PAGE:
The sun was shining and the crowds were out for this show. I think I saw a number of financial types on their lunch break, RBS lanyards peeking out from the summery shirts. Walking along George Street, seeing the name plates on the cafes and bars which were once banks, and I realised just how much money and finance sit at the heart of Edinburgh’s identity. Currency is a central part of the independence debate and a day or so after The Debate, it was on all our minds. Ricky Ross reminded us, in song, of how money, aspiration and hope are all bound up together. Ben Dyson posited a new, Positive money. Ian Fraser & Laura discussed Scotland’s options, and Nicola McCartney brought home the human consequences of austerity. And all the while, the RBS flags flapped in the summer sun on the East side of St Andrew Sq.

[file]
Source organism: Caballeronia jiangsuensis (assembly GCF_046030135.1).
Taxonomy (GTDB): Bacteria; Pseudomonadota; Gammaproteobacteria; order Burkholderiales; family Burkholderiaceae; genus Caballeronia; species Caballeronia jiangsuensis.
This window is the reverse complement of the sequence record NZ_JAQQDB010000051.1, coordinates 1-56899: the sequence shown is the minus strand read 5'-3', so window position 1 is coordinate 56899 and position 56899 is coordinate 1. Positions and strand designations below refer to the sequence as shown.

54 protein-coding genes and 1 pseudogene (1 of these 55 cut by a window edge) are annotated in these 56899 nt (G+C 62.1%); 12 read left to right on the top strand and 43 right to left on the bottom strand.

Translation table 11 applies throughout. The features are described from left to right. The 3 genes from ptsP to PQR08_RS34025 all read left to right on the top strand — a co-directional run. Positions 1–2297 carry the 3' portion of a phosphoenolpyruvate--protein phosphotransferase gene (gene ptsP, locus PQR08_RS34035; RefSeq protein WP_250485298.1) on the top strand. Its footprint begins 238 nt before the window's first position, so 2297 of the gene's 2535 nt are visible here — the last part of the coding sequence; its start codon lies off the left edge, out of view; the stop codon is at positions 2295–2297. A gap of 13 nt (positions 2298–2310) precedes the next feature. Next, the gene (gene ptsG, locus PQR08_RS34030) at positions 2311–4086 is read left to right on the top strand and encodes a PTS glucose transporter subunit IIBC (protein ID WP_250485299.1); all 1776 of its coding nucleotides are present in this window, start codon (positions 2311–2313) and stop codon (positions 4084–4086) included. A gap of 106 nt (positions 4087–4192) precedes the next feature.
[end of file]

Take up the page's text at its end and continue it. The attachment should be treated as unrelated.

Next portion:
Yep. We really did go there: we talked about Braveheart…
Whether Braveheart makes you wince, weep, rejoice or want to explore yer clan history, it is the indyref film that just never goes away. So, Kieran Hurley and myself hosted a lively panel discussion with Rachael Clerke, Linda McLean, Fiona Watson and Alan Bissett, aiming to unearth why this is.
Following a great provocation by Linda, the panel opened with discussion on the Braveheart myth and masculinity in Scottish culture, before widening out to explore the importance of seeing Scotland on film, and whether it is a lack of Scottish representation in film in general that makes Braveheart such a ubiquitous cultural reference point for yes and no voters alike.